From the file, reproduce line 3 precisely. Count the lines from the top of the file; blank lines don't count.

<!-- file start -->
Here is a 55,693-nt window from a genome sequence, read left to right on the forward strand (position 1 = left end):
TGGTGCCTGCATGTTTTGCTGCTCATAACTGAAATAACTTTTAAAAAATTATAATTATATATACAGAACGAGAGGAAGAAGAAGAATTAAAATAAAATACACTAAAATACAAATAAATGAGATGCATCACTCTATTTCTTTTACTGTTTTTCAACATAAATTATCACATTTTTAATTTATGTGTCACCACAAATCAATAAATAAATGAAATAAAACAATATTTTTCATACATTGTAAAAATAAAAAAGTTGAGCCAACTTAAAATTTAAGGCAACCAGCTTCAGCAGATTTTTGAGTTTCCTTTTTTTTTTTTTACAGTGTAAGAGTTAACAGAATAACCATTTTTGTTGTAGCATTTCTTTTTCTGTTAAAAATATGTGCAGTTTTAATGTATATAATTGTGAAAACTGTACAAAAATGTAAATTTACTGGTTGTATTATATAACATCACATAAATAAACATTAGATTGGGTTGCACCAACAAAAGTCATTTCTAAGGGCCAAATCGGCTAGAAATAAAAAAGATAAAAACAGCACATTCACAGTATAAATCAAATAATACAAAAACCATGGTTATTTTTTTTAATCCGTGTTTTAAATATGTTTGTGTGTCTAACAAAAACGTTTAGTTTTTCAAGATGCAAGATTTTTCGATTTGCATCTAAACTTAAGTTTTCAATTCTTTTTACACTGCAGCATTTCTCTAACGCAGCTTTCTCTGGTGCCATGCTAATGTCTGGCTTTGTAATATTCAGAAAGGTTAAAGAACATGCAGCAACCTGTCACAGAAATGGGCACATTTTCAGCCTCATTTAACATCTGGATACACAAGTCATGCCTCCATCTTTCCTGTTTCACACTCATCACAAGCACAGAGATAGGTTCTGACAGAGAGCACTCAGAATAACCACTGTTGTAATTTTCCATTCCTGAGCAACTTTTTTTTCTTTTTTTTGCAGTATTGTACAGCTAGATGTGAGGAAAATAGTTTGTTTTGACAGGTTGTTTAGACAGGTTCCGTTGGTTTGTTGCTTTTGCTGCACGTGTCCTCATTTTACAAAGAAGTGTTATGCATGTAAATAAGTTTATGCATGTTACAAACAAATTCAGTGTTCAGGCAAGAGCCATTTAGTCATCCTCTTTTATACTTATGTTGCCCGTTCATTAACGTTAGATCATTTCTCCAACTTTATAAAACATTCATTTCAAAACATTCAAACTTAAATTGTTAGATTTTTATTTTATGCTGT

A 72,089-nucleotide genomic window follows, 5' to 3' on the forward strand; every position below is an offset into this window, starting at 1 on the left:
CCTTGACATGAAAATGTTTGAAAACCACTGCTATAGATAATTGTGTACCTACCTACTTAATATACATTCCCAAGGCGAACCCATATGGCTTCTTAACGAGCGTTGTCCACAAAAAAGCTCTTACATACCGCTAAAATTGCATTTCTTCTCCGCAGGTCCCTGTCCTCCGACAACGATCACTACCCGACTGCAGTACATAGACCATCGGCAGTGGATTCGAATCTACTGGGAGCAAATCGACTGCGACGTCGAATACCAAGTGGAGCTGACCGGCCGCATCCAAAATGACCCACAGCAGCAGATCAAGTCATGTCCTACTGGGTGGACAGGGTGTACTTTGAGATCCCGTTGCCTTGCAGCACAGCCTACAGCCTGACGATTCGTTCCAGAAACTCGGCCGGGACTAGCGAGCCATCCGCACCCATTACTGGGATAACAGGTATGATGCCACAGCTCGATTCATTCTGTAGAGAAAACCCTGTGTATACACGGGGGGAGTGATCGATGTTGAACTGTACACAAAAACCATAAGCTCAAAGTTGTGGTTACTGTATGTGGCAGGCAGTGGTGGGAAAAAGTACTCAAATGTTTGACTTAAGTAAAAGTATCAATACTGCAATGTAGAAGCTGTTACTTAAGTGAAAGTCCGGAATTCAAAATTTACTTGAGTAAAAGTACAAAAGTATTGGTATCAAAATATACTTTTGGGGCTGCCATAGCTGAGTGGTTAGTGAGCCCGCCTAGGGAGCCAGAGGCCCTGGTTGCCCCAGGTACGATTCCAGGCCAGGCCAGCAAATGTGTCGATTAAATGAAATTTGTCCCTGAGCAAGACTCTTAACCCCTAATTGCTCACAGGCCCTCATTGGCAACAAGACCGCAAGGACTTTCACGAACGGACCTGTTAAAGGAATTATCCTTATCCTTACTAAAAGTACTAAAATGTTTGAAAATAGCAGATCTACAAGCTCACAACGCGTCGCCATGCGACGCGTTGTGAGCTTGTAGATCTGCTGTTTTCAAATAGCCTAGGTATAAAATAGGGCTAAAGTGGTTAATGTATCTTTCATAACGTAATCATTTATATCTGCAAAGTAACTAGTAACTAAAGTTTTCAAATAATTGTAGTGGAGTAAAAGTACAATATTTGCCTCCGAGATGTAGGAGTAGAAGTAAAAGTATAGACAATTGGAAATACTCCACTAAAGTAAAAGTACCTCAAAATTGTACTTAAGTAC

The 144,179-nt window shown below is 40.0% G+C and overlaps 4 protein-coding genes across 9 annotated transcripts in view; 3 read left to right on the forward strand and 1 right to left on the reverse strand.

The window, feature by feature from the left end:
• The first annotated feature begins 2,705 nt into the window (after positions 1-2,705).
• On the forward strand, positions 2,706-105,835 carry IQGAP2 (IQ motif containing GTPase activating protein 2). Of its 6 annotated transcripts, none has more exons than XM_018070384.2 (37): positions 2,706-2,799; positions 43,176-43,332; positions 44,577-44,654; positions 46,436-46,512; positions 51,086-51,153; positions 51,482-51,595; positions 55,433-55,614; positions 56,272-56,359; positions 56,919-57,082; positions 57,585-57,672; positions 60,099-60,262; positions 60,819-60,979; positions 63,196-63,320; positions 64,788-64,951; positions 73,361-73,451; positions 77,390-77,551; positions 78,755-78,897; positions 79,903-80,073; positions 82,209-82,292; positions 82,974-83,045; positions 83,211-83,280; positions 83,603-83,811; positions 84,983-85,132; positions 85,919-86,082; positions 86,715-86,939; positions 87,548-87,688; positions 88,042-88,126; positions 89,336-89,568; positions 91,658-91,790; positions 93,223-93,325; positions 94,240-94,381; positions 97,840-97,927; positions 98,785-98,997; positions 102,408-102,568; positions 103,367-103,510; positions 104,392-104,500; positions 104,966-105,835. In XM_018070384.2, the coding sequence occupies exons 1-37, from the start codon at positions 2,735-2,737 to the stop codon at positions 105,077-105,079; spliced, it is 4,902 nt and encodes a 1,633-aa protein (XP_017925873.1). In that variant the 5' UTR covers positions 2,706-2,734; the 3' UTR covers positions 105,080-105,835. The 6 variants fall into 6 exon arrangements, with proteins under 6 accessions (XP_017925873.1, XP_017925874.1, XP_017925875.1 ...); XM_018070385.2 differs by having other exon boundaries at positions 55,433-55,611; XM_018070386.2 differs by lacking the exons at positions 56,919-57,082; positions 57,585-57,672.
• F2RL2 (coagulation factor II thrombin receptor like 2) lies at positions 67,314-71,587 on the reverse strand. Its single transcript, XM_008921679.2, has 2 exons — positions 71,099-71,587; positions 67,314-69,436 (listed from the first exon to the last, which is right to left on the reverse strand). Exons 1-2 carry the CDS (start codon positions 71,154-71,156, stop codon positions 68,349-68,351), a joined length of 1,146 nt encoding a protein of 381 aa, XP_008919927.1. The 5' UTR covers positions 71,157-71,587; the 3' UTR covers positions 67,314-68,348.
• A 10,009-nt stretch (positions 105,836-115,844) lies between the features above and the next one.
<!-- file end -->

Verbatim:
A 72,089-nucleotide genomic window follows, 5' to 3' on the forward strand; every position below is an offset into this window, starting at 1 on the left: